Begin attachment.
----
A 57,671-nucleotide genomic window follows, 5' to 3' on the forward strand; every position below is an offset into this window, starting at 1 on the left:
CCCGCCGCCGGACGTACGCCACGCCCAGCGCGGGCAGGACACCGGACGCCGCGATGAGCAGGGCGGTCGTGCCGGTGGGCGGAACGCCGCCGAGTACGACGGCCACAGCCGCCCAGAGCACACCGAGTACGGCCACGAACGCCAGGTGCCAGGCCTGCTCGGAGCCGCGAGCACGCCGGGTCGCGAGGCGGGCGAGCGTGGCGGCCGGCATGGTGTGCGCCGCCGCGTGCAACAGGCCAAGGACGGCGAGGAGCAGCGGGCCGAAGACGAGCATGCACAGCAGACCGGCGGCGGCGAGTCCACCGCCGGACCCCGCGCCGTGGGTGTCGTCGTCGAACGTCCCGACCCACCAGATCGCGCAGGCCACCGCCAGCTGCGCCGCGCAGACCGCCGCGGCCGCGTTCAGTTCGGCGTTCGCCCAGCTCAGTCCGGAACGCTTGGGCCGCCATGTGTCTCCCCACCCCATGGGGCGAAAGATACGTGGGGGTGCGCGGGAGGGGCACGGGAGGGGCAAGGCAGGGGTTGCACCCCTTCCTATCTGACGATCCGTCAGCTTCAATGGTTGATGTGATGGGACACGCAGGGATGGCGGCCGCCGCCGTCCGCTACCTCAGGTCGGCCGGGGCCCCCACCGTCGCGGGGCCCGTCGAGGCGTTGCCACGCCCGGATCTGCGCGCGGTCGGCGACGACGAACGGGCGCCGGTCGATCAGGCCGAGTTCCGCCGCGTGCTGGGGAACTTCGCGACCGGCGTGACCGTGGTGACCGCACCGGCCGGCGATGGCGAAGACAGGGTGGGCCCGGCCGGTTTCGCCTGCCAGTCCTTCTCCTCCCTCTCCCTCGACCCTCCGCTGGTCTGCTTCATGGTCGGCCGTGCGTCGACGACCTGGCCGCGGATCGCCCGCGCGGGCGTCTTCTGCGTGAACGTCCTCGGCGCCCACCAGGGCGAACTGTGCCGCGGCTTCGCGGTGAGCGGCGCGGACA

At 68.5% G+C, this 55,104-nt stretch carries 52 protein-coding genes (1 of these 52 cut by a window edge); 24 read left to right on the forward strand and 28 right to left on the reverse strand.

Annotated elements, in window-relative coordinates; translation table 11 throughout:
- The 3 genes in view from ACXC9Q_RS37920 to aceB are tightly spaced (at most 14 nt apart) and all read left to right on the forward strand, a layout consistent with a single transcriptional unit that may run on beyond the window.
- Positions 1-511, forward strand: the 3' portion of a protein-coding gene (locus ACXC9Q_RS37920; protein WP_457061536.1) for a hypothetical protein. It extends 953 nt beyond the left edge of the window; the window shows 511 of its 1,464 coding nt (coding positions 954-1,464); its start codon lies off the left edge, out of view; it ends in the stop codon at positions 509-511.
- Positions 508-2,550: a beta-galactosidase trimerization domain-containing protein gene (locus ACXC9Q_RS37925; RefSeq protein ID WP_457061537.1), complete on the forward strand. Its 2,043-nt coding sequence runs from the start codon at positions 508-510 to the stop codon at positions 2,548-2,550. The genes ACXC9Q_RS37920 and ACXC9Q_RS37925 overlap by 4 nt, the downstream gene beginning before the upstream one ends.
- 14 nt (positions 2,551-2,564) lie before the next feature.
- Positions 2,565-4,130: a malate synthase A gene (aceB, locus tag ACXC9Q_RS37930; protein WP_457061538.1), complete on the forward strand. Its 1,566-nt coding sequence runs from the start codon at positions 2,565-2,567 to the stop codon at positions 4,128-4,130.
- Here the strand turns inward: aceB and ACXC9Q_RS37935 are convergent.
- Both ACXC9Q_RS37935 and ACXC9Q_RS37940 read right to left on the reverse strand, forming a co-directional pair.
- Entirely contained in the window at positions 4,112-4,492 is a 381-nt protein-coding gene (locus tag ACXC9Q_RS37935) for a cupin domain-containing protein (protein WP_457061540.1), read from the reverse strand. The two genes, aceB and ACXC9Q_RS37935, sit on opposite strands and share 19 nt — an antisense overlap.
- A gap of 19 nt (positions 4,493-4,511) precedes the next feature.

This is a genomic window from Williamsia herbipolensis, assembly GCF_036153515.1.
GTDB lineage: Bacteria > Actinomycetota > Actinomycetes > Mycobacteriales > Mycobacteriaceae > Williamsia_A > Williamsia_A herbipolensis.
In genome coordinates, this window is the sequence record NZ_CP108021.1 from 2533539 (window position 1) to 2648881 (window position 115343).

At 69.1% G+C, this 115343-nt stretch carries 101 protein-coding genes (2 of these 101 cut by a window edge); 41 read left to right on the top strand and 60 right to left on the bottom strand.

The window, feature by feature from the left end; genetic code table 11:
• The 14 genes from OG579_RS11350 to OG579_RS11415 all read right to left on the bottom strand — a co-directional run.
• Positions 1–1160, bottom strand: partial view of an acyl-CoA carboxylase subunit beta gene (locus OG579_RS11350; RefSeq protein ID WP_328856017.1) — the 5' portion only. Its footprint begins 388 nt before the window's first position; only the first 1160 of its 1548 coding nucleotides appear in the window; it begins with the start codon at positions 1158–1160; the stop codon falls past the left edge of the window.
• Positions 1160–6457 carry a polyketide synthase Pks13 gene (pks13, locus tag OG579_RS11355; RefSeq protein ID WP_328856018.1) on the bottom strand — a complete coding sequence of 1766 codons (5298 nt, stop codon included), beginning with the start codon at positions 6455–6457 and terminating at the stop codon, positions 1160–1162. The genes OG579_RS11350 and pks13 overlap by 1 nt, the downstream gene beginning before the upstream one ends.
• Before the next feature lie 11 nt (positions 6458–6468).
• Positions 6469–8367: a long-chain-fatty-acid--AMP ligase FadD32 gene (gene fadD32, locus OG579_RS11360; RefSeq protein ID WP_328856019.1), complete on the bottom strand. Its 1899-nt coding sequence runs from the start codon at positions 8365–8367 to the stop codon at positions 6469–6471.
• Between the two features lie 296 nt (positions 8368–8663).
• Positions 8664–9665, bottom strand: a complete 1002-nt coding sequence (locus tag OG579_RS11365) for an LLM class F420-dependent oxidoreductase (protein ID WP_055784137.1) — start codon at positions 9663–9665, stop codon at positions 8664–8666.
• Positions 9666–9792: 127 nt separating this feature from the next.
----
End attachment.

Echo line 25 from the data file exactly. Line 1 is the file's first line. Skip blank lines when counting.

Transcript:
• Positions 8664–9665, bottom strand: a complete 1002-nt coding sequence (locus tag OG579_RS11365) for an LLM class F420-dependent oxidoreductase (protein ID WP_055784137.1) — start codon at positions 9663–9665, stop codon at positions 8664–8666.